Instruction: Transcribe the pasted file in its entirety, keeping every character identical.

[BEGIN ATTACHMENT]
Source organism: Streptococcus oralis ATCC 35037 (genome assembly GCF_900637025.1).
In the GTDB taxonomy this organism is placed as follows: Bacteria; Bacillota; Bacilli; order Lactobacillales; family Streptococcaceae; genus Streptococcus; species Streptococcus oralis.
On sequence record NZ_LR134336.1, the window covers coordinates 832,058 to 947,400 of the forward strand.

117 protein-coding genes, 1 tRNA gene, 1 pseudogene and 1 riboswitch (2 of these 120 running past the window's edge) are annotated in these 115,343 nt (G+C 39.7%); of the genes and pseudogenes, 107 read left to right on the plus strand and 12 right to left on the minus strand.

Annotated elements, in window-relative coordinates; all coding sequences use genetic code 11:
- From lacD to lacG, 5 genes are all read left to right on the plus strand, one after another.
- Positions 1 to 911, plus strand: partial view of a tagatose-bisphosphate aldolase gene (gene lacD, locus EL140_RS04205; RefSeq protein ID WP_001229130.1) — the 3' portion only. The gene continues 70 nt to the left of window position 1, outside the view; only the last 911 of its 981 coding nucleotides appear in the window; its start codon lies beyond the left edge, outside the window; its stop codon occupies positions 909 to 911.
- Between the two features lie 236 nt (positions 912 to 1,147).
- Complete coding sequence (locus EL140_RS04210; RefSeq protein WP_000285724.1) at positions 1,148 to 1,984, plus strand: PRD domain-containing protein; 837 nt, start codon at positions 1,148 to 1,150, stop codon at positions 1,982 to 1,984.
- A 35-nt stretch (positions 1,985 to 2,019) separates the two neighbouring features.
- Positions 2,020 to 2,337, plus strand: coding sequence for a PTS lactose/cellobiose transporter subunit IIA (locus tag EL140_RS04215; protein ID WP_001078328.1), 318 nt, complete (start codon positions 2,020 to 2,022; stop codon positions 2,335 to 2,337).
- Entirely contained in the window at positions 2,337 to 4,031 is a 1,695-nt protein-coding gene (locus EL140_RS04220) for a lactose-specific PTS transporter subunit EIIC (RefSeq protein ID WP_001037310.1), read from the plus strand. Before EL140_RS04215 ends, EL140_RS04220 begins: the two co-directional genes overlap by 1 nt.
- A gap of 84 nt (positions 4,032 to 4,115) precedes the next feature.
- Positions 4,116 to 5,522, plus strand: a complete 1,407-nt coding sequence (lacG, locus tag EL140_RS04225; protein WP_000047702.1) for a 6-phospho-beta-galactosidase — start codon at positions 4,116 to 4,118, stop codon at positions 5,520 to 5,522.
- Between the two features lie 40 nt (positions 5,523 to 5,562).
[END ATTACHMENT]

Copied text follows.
Source organism: Streptococcus oralis ATCC 35037 (genome assembly GCF_900637025.1).
In the GTDB taxonomy this organism is placed as follows: Bacteria; Bacillota; Bacilli; order Lactobacillales; family Streptococcaceae; genus Streptococcus; species Streptococcus oralis.
On sequence record NZ_LR134336.1, the window covers coordinates 832,058 to 947,400 of the forward strand.

117 protein-coding genes, 1 tRNA gene, 1 pseudogene and 1 riboswitch (2 of these 120 running past the window's edge) are annotated in these 115,343 nt (G+C 39.7%); of the genes and pseudogenes, 107 read left to right on the plus strand and 12 right to left on the minus strand.

Annotated elements, in window-relative coordinates; all coding sequences use genetic code 11:
- From lacD to lacG, 5 genes are all read left to right on the plus strand, one after another.
- Positions 1 to 911, plus strand: partial view of a tagatose-bisphosphate aldolase gene (gene lacD, locus EL140_RS04205; RefSeq protein ID WP_001229130.1) — the 3' portion only. The gene continues 70 nt to the left of window position 1, outside the view; only the last 911 of its 981 coding nucleotides appear in the window; its start codon lies beyond the left edge, outside the window; its stop codon occupies positions 909 to 911.
- Between the two features lie 236 nt (positions 912 to 1,147).
- Complete coding sequence (locus EL140_RS04210; RefSeq protein WP_000285724.1) at positions 1,148 to 1,984, plus strand: PRD domain-containing protein; 837 nt, start codon at positions 1,148 to 1,150, stop codon at positions 1,982 to 1,984.
- A 35-nt stretch (positions 1,985 to 2,019) separates the two neighbouring features.
- Positions 2,020 to 2,337, plus strand: coding sequence for a PTS lactose/cellobiose transporter subunit IIA (locus tag EL140_RS04215; protein ID WP_001078328.1), 318 nt, complete (start codon positions 2,020 to 2,022; stop codon positions 2,335 to 2,337).
- Entirely contained in the window at positions 2,337 to 4,031 is a 1,695-nt protein-coding gene (locus EL140_RS04220) for a lactose-specific PTS transporter subunit EIIC (RefSeq protein ID WP_001037310.1), read from the plus strand. Before EL140_RS04215 ends, EL140_RS04220 begins: the two co-directional genes overlap by 1 nt.
- A gap of 84 nt (positions 4,032 to 4,115) precedes the next feature.
- Positions 4,116 to 5,522, plus strand: a complete 1,407-nt coding sequence (lacG, locus tag EL140_RS04225; protein WP_000047702.1) for a 6-phospho-beta-galactosidase — start codon at positions 4,116 to 4,118, stop codon at positions 5,520 to 5,522.
- Between the two features lie 40 nt (positions 5,523 to 5,562).